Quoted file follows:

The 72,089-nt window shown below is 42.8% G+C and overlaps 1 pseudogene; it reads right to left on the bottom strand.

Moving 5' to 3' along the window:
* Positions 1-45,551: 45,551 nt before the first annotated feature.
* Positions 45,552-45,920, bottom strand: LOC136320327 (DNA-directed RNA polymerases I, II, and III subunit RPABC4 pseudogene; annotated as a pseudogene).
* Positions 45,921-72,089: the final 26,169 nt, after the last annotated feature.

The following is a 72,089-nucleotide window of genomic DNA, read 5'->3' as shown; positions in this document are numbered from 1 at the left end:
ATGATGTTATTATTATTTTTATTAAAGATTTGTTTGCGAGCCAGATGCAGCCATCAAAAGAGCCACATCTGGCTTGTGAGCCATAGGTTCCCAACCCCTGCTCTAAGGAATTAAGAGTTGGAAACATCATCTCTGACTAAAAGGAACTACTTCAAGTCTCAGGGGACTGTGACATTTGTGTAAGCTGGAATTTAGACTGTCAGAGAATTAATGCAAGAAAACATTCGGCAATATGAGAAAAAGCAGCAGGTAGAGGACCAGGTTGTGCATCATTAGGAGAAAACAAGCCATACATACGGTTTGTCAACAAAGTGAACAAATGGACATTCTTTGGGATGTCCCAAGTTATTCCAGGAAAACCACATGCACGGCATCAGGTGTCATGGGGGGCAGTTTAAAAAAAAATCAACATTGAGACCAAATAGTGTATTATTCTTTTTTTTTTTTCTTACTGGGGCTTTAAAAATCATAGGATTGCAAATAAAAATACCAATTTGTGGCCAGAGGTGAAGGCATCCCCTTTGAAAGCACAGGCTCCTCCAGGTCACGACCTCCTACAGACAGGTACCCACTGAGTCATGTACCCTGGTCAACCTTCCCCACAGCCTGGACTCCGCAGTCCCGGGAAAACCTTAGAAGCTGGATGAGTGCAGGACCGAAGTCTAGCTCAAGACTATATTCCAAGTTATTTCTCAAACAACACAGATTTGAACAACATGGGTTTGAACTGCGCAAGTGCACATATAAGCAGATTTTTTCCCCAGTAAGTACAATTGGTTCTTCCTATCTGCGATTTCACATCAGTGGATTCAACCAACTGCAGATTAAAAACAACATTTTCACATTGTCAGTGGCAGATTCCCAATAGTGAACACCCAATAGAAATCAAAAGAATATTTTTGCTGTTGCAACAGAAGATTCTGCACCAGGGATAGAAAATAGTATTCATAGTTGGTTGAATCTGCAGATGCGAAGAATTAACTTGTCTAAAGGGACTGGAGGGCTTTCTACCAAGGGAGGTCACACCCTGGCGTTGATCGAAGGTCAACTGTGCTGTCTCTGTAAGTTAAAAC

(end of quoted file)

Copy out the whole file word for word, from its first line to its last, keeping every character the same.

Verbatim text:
The 72,089-nt window shown below is 42.8% G+C and overlaps 1 pseudogene; it reads right to left on the bottom strand.

Moving 5' to 3' along the window:
* Positions 1-45,551: 45,551 nt before the first annotated feature.
* Positions 45,552-45,920, bottom strand: LOC136320327 (DNA-directed RNA polymerases I, II, and III subunit RPABC4 pseudogene; annotated as a pseudogene).
* Positions 45,921-72,089: the final 26,169 nt, after the last annotated feature.

The following is a 72,089-nucleotide window of genomic DNA, read 5'->3' as shown; positions in this document are numbered from 1 at the left end:
ATGATGTTATTATTATTTTTATTAAAGATTTGTTTGCGAGCCAGATGCAGCCATCAAAAGAGCCACATCTGGCTTGTGAGCCATAGGTTCCCAACCCCTGCTCTAAGGAATTAAGAGTTGGAAACATCATCTCTGACTAAAAGGAACTACTTCAAGTCTCAGGGGACTGTGACATTTGTGTAAGCTGGAATTTAGACTGTCAGAGAATTAATGCAAGAAAACATTCGGCAATATGAGAAAAAGCAGCAGGTAGAGGACCAGGTTGTGCATCATTAGGAGAAAACAAGCCATACATACGGTTTGTCAACAAAGTGAACAAATGGACATTCTTTGGGATGTCCCAAGTTATTCCAGGAAAACCACATGCACGGCATCAGGTGTCATGGGGGGCAGTTTAAAAAAAAATCAACATTGAGACCAAATAGTGTATTATTCTTTTTTTTTTTTCTTACTGGGGCTTTAAAAATCATAGGATTGCAAATAAAAATACCAATTTGTGGCCAGAGGTGAAGGCATCCCCTTTGAAAGCACAGGCTCCTCCAGGTCACGACCTCCTACAGACAGGTACCCACTGAGTCATGTACCCTGGTCAACCTTCCCCACAGCCTGGACTCCGCAGTCCCGGGAAAACCTTAGAAGCTGGATGAGTGCAGGACCGAAGTCTAGCTCAAGACTATATTCCAAGTTATTTCTCAAACAACACAGATTTGAACAACATGGGTTTGAACTGCGCAAGTGCACATATAAGCAGATTTTTTCCCCAGTAAGTACAATTGGTTCTTCCTATCTGCGATTTCACATCAGTGGATTCAACCAACTGCAGATTAAAAACAACATTTTCACATTGTCAGTGGCAGATTCCCAATAGTGAACACCCAATAGAAATCAAAAGAATATTTTTGCTGTTGCAACAGAAGATTCTGCACCAGGGATAGAAAATAGTATTCATAGTTGGTTGAATCTGCAGATGCGAAGAATTAACTTGTCTAAAGGGACTGGAGGGCTTTCTACCAAGGGAGGTCACACCCTGGCGTTGATCGAAGGTCAACTGTGCTGTCTCTGTAAGTTAAAAC